Best-selling journalist Antony Loewenstein trav­els across Afghanistan, Pakistan, Haiti, Papua New Guinea, the United States, Britain, Greece, and Australia to witness the reality of disaster capitalism. He discovers how companies such as G4S, Serco, and Halliburton cash in on or­ganized misery in a hidden world of privatized detention centers, militarized private security, aid profiteering, and destructive mining.

Disaster has become big business. Talking to immigrants stuck in limbo in Britain or visiting immigration centers in America, Loewenstein maps the secret networks formed to help cor­porations bleed what profits they can from economic crisis. He debates with Western contractors in Afghanistan, meets the locals in post-earthquake Haiti, and in Greece finds a country at the mercy of vulture profiteers. In Papua New Guinea, he sees a local commu­nity forced to rebel against predatory resource companies and NGOs.

What emerges through Loewenstein’s re­porting is a dark history of multinational corpo­rations that, with the aid of media and political elites, have grown more powerful than national governments. In the twenty-first century, the vulnerable have become the world’s most valu­able commodity. Disaster Capitalism is published by Verso in 2015 and in paperback in January 2017.

Profits_of_doom_cover_350Vulture capitalism has seen the corporation become more powerful than the state, and yet its work is often done by stealth, supported by political and media elites. The result is privatised wars and outsourced detention centres, mining companies pillaging precious land in developing countries and struggling nations invaded by NGOs and the corporate dollar. Best-selling journalist Antony Loewenstein travels to Afghanistan, Pakistan, Haiti, Papua New Guinea and across Australia to witness the reality of this largely hidden world of privatised detention centres, outsourced aid, destructive resource wars and militarized private security. Who is involved and why? Can it be stopped? What are the alternatives in a globalised world? Profits of Doom, published in 2013 and released in an updated edition in 2014, challenges the fundamentals of our unsustainable way of life and the money-making imperatives driving it. It is released in an updated edition in 2014.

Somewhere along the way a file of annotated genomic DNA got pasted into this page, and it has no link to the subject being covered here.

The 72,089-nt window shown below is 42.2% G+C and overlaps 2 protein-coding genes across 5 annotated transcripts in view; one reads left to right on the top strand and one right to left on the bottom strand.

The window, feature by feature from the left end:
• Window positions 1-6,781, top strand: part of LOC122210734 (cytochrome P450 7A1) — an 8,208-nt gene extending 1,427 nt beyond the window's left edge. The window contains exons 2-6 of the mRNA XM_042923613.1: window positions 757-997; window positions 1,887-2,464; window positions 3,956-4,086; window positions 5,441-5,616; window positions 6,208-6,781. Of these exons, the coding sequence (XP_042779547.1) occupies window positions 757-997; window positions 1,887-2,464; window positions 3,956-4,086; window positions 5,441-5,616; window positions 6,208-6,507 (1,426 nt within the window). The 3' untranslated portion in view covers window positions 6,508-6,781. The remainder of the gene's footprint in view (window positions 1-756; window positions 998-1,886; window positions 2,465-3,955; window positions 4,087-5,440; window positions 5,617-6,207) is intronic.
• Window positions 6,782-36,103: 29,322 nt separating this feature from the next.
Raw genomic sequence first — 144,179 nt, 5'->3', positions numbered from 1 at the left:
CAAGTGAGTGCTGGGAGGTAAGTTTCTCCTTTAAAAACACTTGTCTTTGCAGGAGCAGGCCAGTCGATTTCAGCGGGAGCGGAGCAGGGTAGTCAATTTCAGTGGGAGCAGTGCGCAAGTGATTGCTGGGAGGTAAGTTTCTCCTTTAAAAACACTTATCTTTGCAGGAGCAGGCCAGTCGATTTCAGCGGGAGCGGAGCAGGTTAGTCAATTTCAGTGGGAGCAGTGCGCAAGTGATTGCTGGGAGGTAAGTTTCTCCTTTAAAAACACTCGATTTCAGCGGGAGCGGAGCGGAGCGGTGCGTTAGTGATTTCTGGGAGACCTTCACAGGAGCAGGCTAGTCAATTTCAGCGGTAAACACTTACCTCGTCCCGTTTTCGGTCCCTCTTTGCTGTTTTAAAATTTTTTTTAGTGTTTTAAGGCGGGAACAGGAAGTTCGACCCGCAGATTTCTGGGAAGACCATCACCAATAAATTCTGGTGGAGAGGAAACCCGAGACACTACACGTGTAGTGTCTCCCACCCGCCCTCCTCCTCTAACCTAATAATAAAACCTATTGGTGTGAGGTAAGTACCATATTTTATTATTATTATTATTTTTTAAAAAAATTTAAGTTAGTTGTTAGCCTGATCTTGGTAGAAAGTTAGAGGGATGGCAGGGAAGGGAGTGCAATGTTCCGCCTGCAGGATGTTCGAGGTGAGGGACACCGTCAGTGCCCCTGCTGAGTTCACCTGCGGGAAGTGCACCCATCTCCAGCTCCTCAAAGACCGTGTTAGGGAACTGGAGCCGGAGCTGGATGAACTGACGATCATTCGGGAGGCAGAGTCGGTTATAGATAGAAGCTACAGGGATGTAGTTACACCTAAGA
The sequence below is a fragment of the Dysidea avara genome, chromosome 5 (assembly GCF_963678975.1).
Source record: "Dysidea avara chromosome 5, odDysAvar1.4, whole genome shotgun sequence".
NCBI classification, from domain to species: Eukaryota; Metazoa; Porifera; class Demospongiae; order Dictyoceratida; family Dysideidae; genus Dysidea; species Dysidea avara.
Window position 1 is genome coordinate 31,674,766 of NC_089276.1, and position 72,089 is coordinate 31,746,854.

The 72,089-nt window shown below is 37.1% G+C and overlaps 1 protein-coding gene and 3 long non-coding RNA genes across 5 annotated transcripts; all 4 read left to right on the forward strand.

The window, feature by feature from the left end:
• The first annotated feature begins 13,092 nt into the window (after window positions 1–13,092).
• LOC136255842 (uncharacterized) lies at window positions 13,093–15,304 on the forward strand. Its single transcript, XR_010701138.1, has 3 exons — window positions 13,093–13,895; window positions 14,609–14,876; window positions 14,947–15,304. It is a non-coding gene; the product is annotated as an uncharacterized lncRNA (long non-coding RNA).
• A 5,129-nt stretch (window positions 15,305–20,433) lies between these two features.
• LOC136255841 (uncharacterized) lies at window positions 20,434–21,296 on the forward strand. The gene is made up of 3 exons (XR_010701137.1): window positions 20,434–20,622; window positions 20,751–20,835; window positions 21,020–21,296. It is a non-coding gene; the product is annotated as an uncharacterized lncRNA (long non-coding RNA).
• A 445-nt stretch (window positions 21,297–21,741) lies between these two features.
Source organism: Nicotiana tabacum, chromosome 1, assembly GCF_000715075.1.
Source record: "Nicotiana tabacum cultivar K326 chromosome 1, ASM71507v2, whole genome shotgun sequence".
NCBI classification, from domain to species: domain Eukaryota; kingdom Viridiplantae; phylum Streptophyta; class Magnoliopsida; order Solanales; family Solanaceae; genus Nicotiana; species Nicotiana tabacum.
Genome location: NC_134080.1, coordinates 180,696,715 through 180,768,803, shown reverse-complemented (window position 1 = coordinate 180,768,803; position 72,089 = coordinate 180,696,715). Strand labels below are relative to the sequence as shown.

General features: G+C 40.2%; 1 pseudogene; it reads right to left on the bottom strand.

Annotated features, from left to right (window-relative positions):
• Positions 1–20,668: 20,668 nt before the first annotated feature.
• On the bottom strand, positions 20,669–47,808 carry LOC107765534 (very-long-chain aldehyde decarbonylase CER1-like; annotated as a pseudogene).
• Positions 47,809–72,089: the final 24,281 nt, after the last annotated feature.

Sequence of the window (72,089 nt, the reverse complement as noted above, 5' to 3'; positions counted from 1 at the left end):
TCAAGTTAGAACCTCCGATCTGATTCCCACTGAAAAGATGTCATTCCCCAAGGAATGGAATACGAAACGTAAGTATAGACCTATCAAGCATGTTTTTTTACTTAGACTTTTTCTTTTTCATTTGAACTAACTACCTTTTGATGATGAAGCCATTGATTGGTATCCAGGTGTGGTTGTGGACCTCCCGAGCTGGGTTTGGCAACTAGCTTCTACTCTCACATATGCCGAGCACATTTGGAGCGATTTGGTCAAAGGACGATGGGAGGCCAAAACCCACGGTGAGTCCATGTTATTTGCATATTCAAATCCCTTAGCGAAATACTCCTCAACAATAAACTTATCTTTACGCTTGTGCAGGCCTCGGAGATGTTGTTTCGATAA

forgodssakecover Four Australian thinkers come together to ask and answer the big questions, such as: What is the nature of the universe? Doesn't religion cause most of the conflict in the world? And Where do we find hope?   We are introduced to different belief systems – Judaism, Christianity, Islam – and to the argument that atheism, like organised religion, has its own compelling logic. And we gain insight into the life events that led each author to their current position.   Jane Caro flirted briefly with spiritual belief, inspired by 19th century literary heroines such as Elizabeth Gaskell and the Bronte sisters. Antony Loewenstein is proudly culturally, yet unconventionally, Jewish. Simon Smart is firmly and resolutely a Christian, but one who has had some of his most profound spiritual moments while surfing. Rachel Woodlock grew up in the alternative embrace of Baha'i belief but became entranced by its older parent religion, Islam.   Provocative, informative and passionately argued, For God's Sakepublished in 2013, encourages us to accept religious differences, but to also challenge more vigorously the beliefs that create discord.